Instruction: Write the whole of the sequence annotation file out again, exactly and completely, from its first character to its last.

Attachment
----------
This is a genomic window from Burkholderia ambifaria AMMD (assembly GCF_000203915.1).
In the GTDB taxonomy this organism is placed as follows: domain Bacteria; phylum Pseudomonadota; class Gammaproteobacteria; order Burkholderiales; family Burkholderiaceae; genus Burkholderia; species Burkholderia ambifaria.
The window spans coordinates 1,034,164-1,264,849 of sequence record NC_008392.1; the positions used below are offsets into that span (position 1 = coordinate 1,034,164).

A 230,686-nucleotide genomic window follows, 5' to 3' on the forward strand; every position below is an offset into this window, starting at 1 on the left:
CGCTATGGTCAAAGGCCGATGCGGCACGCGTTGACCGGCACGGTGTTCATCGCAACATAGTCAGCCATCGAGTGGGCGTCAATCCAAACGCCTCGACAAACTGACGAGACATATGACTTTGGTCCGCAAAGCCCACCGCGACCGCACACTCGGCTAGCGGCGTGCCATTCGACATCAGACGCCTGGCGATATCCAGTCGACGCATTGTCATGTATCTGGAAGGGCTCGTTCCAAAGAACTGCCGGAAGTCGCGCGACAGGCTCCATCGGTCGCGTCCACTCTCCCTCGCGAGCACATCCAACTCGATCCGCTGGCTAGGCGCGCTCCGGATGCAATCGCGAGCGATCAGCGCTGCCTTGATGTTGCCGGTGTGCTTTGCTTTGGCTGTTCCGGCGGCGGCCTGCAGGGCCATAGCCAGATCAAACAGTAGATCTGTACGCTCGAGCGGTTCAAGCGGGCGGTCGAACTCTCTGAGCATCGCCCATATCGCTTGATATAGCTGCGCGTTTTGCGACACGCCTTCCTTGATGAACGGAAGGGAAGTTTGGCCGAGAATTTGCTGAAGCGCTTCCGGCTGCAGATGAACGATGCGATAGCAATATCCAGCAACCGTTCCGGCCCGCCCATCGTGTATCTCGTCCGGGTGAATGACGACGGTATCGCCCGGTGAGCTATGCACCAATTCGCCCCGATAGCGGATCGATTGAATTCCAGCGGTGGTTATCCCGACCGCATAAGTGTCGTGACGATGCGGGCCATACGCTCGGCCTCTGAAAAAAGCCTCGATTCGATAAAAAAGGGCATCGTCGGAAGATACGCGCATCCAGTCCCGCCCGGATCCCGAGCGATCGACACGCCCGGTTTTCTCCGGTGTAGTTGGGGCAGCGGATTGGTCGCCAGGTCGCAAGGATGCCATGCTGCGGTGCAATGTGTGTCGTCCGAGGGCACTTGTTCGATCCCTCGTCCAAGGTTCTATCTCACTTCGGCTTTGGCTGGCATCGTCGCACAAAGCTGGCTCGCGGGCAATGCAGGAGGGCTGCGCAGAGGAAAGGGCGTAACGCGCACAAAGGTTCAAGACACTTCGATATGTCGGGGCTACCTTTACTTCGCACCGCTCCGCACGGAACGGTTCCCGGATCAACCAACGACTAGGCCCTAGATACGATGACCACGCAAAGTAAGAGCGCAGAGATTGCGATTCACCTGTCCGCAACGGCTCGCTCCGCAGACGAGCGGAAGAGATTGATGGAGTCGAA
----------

This is a genomic window from Burkholderia ambifaria AMMD (assembly GCF_000203915.1).
In the GTDB taxonomy this organism is placed as follows: domain Bacteria; phylum Pseudomonadota; class Gammaproteobacteria; order Burkholderiales; family Burkholderiaceae; genus Burkholderia; species Burkholderia ambifaria.
The window spans coordinates 1,034,164-1,264,849 of sequence record NC_008392.1; the positions used below are offsets into that span (position 1 = coordinate 1,034,164).

A 230,686-nucleotide genomic window follows, 5' to 3' on the forward strand; every position below is an offset into this window, starting at 1 on the left:
CGCTATGGTCAAAGGCCGATGCGGCACGCGTTGACCGGCACGGTGTTCATCGCAACATAGTCAGCCATCGAGTGGGCGTCAATCCAAACGCCTCGACAAACTGACGAGACATATGACTTTGGTCCGCAAAGCCCACCGCGACCGCACACTCGGCTAGCGGCGTGCCATTCGACATCAGACGCCTGGCGATATCCAGTCGACGCATTGTCATGTATCTGGAAGGGCTCGTTCCAAAGAACTGCCGGAAGTCGCGCGACAGGCTCCATCGGTCGCGTCCACTCTCCCTCGCGAGCACATCCAACTCGATCCGCTGGCTAGGCGCGCTCCGGATGCAATCGCGAGCGATCAGCGCTGCCTTGATGTTGCCGGTGTGCTTTGCTTTGGCTGTTCCGGCGGCGGCCTGCAGGGCCATAGCCAGATCAAACAGTAGATCTGTACGCTCGAGCGGTTCAAGCGGGCGGTCGAACTCTCTGAGCATCGCCCATATCGCTTGATATAGCTGCGCGTTTTGCGACACGCCTTCCTTGATGAACGGAAGGGAAGTTTGGCCGAGAATTTGCTGAAGCGCTTCCGGCTGCAGATGAACGATGCGATAGCAATATCCAGCAACCGTTCCGGCCCGCCCATCGTGTATCTCGTCCGGGTGAATGACGACGGTATCGCCCGGTGAGCTATGCACCAATTCGCCCCGATAGCGGATCGATTGAATTCCAGCGGTGGTTATCCCGACCGCATAAGTGTCGTGACGATGCGGGCCATACGCTCGGCCTCTGAAAAAAGCCTCGATTCGATAAAAAAGGGCATCGTCGGAAGATACGCGCATCCAGTCCCGCCCGGATCCCGAGCGATCGACACGCCCGGTTTTCTCCGGTGTAGTTGGGGCAGCGGATTGGTCGCCAGGTCGCAAGGATGCCATGCTGCGGTGCAATGTGTGTCGTCCGAGGGCACTTGTTCGATCCCTCGTCCAAGGTTCTATCTCACTTCGGCTTTGGCTGGCATCGTCGCACAAAGCTGGCTCGCGGGCAATGCAGGAGGGCTGCGCAGAGGAAAGGGCGTAACGCGCACAAAGGTTCAAGACACTTCGATATGTCGGGGCTACCTTTACTTCGCACCGCTCCGCACGGAACGGTTCCCGGATCAACCAACGACTAGGCCCTAGATACGATGACCACGCAAAGTAAGAGCGCAGAGATTGCGATTCACCTGTCCGCAACGGCTCGCTCCGCAGACGAGCGGAAGAGATTGATGGAGTCGAA